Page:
Fatalities caused by substance abuse now exceed 500,000 deaths per year, which equals out to one out of every four deaths. According to the University of Utah School of Medicine, statistics on drug-related deaths involve a wide spectrum of crimes and tragedies.
Drug-related incidents account for -
- 52 percent of murders
- 50 percent of traffic-related deaths
- 70 percent of teenage suicides
- 68 percent of manslaughter incidents
- 45 percent of rapes
Considering the degree of violence associated with drug-related death, stress likely plays a role in one way or another.
Stress and substance abuse tend to go hand-in-hand with one feeding into the other. Likewise, the effects of stress on the brain bear a striking resemblance to the effects of substance abuse on brain functions. When left unchecked, a lifestyle of stress can quickly evolve into a lifestyle of substance abuse under the right circumstances. Ultimately, the accumulated effects of stress can leave a person susceptible to drug using behaviors long after any one stressor or trauma has passed.
Stress can take any number of different forms, some of which include -
- Relationship conflicts
- The death of a loved one
- Financial difficulties
- Insufficient sleep
- A dysfunctional living environment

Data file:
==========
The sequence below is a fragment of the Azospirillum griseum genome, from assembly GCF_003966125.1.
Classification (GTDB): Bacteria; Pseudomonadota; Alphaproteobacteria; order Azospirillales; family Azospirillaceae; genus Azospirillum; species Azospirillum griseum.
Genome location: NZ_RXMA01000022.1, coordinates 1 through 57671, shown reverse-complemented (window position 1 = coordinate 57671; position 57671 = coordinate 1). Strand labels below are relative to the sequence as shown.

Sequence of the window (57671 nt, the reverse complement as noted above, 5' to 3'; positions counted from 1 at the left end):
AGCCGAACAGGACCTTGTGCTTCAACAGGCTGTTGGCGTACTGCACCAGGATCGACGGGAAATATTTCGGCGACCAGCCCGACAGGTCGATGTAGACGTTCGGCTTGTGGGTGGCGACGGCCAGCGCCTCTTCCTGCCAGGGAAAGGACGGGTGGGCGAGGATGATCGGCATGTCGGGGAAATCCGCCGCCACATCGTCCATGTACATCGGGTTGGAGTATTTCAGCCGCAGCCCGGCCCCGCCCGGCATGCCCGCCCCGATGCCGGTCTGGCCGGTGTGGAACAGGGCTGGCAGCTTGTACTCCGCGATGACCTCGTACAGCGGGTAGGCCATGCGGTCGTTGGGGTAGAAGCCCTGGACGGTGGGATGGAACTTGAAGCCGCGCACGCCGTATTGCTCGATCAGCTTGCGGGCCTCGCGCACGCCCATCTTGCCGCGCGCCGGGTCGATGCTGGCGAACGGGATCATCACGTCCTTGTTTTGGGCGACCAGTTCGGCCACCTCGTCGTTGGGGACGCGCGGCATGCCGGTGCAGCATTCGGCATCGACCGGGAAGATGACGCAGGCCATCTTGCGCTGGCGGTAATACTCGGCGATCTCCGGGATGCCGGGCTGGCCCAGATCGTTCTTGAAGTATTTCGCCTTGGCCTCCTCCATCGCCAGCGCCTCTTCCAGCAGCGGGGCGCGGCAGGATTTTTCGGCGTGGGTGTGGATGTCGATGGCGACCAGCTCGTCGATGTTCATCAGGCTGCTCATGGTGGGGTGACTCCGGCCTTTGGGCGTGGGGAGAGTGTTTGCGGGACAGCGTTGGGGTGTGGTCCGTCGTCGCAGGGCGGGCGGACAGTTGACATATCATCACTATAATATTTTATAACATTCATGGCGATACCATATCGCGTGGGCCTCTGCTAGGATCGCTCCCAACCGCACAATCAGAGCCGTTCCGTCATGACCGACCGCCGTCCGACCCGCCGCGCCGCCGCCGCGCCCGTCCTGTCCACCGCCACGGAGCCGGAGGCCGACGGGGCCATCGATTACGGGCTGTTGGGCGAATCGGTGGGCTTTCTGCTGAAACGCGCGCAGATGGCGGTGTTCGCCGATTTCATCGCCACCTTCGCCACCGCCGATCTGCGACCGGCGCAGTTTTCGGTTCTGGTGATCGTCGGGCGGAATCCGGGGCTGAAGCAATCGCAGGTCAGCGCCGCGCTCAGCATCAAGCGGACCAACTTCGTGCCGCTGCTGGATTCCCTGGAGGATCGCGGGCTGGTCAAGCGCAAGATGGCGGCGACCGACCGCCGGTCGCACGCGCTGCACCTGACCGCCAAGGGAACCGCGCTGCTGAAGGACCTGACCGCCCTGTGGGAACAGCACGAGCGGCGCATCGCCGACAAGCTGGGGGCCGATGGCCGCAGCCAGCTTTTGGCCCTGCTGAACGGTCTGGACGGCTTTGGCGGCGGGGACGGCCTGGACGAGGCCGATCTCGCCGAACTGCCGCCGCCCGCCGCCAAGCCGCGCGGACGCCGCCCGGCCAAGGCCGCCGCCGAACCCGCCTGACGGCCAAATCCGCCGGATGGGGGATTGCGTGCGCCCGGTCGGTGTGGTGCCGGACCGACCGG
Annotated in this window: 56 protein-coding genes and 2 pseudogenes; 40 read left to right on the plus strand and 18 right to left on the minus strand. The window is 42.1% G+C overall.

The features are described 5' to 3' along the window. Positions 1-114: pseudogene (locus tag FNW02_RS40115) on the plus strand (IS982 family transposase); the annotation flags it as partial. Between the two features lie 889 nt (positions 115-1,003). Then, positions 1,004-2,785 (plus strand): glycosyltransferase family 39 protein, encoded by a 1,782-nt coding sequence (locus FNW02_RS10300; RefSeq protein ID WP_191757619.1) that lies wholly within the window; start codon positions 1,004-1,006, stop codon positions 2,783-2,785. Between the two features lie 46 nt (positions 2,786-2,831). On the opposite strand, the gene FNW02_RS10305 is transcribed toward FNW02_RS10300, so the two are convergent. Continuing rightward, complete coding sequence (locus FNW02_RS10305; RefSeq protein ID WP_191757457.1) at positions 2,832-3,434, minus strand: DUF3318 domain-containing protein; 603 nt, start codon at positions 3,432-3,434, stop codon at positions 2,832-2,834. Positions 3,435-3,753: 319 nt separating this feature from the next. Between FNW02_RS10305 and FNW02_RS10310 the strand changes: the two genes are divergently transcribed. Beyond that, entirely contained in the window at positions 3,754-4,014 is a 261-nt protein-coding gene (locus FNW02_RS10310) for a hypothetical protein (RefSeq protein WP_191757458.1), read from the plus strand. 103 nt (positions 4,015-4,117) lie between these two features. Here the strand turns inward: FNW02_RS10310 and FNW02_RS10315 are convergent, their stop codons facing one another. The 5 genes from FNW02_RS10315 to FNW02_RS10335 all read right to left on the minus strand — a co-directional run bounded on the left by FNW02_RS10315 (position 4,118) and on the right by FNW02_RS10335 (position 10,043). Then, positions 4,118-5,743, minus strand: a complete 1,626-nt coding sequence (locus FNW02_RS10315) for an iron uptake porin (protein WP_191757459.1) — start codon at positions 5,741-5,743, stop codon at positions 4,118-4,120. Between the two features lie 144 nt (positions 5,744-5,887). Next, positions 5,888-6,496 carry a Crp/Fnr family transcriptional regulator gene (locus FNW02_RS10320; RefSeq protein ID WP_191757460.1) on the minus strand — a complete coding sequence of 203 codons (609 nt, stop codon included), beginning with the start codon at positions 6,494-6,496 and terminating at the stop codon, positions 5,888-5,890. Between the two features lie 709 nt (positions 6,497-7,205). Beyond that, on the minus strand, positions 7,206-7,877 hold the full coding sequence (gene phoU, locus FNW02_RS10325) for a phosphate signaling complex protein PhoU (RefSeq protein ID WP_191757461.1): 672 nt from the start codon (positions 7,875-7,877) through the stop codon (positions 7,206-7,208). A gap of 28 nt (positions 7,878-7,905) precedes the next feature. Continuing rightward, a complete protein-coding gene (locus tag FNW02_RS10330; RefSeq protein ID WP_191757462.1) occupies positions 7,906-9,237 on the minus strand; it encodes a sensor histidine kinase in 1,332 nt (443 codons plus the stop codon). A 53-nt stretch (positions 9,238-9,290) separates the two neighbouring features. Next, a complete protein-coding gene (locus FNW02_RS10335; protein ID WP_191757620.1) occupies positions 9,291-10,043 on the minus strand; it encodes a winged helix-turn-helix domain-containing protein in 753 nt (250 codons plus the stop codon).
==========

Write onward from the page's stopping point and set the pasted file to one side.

Likewise, the effects of stress can stem from both past and present-day circumstances, such as an abuse-ridden past versus being out of work.
Stressful states alter a person's mindset and physiological state, triggering chemical responses throughout the body. Once stress takes hold, regaining a sense of stability becomes the overall goal.
At this point, a person's coping skills come into play in terms of how he or she will attempt to manage stressful times. Without a set of healthy coping skills to draw from, the "highs" brought on by substance abuse can quickly produce that much-needed feeling of stability and control.
According to the U. S. National Library of Medicine, research conducted on the relationship between stress and substance abuse uncovered certain physiological predictors of drug use based on the degree of stress a person experiences. These predictors derive from actual brain chemical activities that take place in response to stressful stimuli.
Ongoing or chronic states of stress trigger the release of neurotransmitter chemicals, such as GABA, dopamine and glutamate. Since neurotransmitter chemical activities regulate emotions, learning and bodily functions on an ongoing basis, unusually high levels of these chemicals can essentially "rewire" the way the brain works. Over time, these conditions can make a person more susceptible to drug abuse and addiction.
The effects past or childhood traumas on a person's overall emotional affect or state have shown down to have a direct bearing on the likelihood of substance abuse behaviors in adulthood. According to Case Western University, an estimated 62 to 81 percent of women in drug treatment experienced traumatic upbringings involving some form of childhood abuse and neglect. When past traumas are left unresolved, brain chemical activities remain in a state of hyper-arousal, much like the conditions brought on by stress.